Luria states that tsaddiqim who during the course of their lifetime have always striven to "unite the part with the whole" are constant companions of the divine presence (shekhinah ) and are themselves present in spirit whenever anyone enacts a yihud. Furthermore, these tsaddiqim may "impregnate" with their own souls the soul of one who contemplates in this way (striving to unify the part with the whole), thereby aiding the person's spiritual development. According to the Lurianic explanation of the Zohar, higher-level tsaddiqim are able to voluntarily reincarnate, and they do so for the sake of furthering the cosmic tiqun. With this background it is easier to understand the insistence of R. Yaakov Yosef of Polnoya (died c. 1782), the chief spokesman of the doctrine of the tsaddiq as expounded by the Besht, that for the untutored laity as well as for the lesser tsaddiq to experience devequt with God, he or she must be aligned with the tsaddiqim.
In every generation a soul-spark of the Messiah is sent to incarnate, to redeem the generation that shows itself worthy; or, if there are worthy tsaddiqim in the generation, to illuminate them. By means of messianic consciousness, all the holy potential in human beings will be realized, and numerous texts of early Hasidic teaching (1750–1825) suggest that even the wicked will be transformed and released from hell. This transformative work, according to the Zohar and Lurianism, is performed by tsaddiqim in the present (both in this life and in the hereafter), rescuing the souls of those people who are associated with their own Adamic roots.
This work is the source of the Hasidic doctrine of "the descent of the tsaddiq," who must periodically leave exalted states of divine union in order to raise up those for whom they are responsible. Lower-level tsaddiqim leave involuntarily, and may even temporarily fall. For higher-level tsaddiqim who have cultivated equanimity (as taught by the Besht and his disciples), in the words of Rabbi Elimelech of Lizansk (1716?–1787), "oyven-hinten, hinten-oyven " ("below [integrated with] above, and above [with] below") (Or Elimelekh, p. 98, number 148). And as said by Rabbi Pinchas of Koretz (1726–1791), a companion of the Besht : "great tsaddiqim love the exceedingly wicked, and lesser tsaddiqim love the less wicked" (Imrei Pinchas haShalem vol. 1, p. 474, number 72). Elimelech and his disciples also stressed the practice of union with all the tsaddiqim. Since the appearance of the pioneering work of Mendel Piekarz (1978), scholars no longer believe that these aspects of Hasidic spirituality were influenced by the Sabbatean false-messiah movement (c. 1666). The anti-Hasidic mitnagdic (opponent [to Hasidism]) theology of Rabbi Elijah of Vilna (1720–1797) concurs with the conception of the tsaddiq in all of the above, and differs from the early Hasidic model on the public aspect of the intercessory role of the tsaddiq and on the breakdown of elitist stratification in the community. Indeed, the Hasidic "social revolution" and its displacement of previous rabbinic and communal forms became possible only as a result of the complete breakdown of centralized Jewish authority (and its well-established universal educational system) in Poland and Lithuania due to the continuing upheavals in the kingdom of Poland between the years 1648 and 1772 which resulted in a smaller and weakened state. In addition, the aforementioned failed popular messianic movement resulted in the near-interdiction of qabbalistic literature, which became the preserve of the elite, who were perceived as having coldly distanced themselves from the greater, largely uneducated, community. These two events seemed to have engendered a novel construal of social solidarity and a replacement of authority.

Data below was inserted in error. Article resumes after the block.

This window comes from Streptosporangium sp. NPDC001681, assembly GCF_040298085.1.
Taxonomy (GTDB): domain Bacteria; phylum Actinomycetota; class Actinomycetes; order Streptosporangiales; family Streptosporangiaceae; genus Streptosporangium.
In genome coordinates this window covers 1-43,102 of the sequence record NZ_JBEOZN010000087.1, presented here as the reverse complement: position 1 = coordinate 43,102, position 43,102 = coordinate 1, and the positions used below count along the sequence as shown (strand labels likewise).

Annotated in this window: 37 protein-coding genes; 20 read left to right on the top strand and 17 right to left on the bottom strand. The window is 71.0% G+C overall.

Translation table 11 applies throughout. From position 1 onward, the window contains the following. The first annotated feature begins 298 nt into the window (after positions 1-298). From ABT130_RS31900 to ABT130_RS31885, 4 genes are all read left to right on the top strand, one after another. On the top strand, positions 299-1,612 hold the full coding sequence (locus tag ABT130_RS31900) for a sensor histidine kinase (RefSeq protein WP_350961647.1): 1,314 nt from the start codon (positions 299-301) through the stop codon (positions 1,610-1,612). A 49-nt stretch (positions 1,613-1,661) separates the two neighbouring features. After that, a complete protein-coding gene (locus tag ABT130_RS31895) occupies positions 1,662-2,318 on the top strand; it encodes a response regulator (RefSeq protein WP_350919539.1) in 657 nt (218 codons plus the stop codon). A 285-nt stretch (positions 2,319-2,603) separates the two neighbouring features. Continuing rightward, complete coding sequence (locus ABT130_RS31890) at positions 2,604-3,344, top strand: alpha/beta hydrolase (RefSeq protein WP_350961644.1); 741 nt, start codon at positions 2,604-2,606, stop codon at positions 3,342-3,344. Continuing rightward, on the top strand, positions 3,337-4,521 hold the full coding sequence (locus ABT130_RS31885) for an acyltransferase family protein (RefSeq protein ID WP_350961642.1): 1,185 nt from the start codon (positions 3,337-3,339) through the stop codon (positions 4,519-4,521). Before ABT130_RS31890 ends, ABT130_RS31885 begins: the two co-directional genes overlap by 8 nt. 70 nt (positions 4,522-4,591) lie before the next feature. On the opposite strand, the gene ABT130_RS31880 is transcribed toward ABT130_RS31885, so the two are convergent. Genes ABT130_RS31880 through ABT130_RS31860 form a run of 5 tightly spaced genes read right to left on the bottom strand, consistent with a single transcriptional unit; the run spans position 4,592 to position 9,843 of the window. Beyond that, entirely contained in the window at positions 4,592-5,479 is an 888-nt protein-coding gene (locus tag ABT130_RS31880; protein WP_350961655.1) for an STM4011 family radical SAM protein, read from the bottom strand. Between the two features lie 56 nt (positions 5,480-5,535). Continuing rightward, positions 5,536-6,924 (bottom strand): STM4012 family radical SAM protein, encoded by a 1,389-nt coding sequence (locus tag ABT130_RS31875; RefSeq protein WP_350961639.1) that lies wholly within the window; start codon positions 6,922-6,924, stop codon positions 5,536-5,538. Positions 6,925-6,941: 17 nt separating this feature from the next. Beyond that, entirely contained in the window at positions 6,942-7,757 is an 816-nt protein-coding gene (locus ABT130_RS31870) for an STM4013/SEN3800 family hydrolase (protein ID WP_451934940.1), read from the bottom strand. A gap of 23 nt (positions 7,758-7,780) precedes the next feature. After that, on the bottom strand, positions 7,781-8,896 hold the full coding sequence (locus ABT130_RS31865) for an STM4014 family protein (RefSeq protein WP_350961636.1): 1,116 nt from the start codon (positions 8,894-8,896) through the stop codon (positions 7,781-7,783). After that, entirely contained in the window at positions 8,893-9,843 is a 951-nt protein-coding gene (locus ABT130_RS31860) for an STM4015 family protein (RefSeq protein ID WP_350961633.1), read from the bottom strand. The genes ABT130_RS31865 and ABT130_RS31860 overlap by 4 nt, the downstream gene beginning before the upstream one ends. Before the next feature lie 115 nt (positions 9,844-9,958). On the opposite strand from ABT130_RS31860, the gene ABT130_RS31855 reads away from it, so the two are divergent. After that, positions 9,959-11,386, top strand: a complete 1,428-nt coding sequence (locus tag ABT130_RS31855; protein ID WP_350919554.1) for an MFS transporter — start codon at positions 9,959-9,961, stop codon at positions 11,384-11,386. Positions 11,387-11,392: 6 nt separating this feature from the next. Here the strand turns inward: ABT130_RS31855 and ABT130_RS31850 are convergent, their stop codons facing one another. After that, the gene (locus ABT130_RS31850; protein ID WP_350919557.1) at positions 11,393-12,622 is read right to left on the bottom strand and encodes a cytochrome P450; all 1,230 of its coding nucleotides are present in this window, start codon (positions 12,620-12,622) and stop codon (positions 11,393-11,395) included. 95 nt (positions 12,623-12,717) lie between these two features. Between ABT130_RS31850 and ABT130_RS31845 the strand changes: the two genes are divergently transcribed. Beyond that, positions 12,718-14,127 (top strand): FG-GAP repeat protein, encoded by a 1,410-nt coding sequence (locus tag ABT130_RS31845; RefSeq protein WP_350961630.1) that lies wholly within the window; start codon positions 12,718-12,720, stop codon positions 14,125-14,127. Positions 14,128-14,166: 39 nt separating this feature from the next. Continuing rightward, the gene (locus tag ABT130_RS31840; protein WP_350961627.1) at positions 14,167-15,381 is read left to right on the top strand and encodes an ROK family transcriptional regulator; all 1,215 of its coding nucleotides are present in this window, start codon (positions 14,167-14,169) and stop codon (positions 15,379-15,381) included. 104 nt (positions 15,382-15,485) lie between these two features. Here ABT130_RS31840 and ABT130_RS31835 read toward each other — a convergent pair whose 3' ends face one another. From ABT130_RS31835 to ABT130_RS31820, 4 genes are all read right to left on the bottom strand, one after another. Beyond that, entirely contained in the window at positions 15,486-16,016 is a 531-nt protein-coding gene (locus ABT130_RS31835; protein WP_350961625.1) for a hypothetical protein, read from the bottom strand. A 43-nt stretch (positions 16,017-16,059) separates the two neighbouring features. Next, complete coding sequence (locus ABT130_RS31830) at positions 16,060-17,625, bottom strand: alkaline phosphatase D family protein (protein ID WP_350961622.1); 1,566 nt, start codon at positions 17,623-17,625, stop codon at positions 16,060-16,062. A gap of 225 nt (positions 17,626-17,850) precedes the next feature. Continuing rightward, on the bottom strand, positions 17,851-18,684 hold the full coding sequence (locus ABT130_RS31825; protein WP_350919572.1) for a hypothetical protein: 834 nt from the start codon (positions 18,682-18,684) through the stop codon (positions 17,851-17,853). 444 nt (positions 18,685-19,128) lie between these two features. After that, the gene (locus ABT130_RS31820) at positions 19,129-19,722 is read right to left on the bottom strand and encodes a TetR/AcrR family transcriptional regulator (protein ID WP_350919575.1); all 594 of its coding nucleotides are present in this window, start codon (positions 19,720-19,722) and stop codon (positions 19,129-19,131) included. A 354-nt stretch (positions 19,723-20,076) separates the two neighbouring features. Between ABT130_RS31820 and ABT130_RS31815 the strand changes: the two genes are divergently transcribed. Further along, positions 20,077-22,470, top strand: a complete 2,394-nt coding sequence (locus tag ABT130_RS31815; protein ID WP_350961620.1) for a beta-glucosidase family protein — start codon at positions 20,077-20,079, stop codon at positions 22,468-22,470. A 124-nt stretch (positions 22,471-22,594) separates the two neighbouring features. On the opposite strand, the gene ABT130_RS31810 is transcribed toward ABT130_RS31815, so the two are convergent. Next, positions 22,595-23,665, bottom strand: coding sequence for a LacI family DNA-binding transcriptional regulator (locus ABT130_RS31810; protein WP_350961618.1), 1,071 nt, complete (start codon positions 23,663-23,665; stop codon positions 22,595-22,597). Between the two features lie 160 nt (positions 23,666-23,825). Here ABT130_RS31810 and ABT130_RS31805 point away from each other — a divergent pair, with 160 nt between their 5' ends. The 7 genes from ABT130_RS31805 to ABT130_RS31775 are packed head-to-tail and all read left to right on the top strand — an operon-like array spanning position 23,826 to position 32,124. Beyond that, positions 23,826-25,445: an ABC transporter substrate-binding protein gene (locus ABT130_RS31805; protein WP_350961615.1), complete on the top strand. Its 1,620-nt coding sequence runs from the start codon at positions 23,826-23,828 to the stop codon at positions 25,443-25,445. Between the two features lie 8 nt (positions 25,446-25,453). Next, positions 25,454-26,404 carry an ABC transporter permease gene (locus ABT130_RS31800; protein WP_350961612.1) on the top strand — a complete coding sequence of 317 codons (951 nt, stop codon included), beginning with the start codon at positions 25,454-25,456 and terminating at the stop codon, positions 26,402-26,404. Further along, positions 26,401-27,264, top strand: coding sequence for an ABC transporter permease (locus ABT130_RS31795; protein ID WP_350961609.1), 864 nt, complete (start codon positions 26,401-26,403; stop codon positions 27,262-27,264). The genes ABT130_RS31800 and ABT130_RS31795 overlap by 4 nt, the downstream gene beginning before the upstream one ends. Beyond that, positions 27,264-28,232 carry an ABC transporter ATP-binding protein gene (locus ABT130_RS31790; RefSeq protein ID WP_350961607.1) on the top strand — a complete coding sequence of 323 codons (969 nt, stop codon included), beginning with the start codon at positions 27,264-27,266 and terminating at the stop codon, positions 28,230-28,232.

Models of Hasidic Leadership: A Brief History of the Tsaddiq in Hasidism
Defining the archetype of Moses as leader of his people was central to the formulation of the ideal tsaddiq in the teachings of the Besht, who described such a tsaddiq as encompassing all and uniting with all, from the pharoah to the sage. The tsaddiq 's sense of responsibility is mirror-like; all facets of the world, both wicked and holy, become located in tsaddiqim, through recognition of their subtle forms within themselves. This causes them to repent, and opens the way for the wicked to repent as well. When they discern that heavenly inspiration is offered, they give honest and loving rebuke, being present within the dialectic of humility and innate worth, and realizing that the rebuke applies to themselves as well. Deriving from the qabbalistic procreative metaphor of the tsaddiq, Rabbi Yaakov Yosef of Polnoya regarded the desire, enthusiasm, and pleasure that a person has in performing the good as the expression of the attribute of the tsaddiq within the individual.
In early Hasidic applications of these teachings to petitionary prayer, the Besht and his successor, the magid (preacher) of Mezritch (1710?–1772) had always stressed the importance of the needs of the shekhinah as being the foremost of the tsaddiq' s concerns; the Besht, making allowance for personal petition when one's sincerity would be compromised by pretense. They counseled the tsaddiqim to observe their needs, and by applying qabbalistic tools of symbolic analogy, to discern the spiritual needs of the shekhinah. The magid, being of an ascetic bent, and having accepted the leadership of what was fast becoming a religious movement that was attracting the cream of the young spiritually and intellectually gifted, placed his entire stress on the needs of the divine presence. This emphasis was passed on to Rabbi Shneur Zalman of Lyadi, who asked his followers not to trouble him with personal petitions.